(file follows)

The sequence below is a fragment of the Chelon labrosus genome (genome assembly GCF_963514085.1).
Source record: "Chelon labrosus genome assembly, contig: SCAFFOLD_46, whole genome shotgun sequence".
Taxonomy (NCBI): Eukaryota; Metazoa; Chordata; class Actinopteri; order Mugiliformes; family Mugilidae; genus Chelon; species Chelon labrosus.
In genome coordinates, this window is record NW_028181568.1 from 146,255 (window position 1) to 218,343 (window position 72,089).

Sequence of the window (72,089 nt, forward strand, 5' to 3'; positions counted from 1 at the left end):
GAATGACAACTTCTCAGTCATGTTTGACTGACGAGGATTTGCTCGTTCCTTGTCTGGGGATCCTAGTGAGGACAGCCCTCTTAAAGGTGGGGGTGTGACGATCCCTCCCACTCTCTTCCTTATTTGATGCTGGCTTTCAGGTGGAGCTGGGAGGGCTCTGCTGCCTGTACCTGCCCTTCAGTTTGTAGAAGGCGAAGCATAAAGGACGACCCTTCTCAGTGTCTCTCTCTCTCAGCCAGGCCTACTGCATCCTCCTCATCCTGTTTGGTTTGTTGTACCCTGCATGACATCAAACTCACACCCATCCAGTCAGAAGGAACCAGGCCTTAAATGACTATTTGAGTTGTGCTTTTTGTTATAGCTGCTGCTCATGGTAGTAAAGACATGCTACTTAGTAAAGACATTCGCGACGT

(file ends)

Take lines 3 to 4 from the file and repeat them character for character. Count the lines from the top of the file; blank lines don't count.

Taxonomy (NCBI): Eukaryota; Metazoa; Chordata; class Actinopteri; order Mugiliformes; family Mugilidae; genus Chelon; species Chelon labrosus.
In genome coordinates, this window is record NW_028181568.1 from 146,255 (window position 1) to 218,343 (window position 72,089).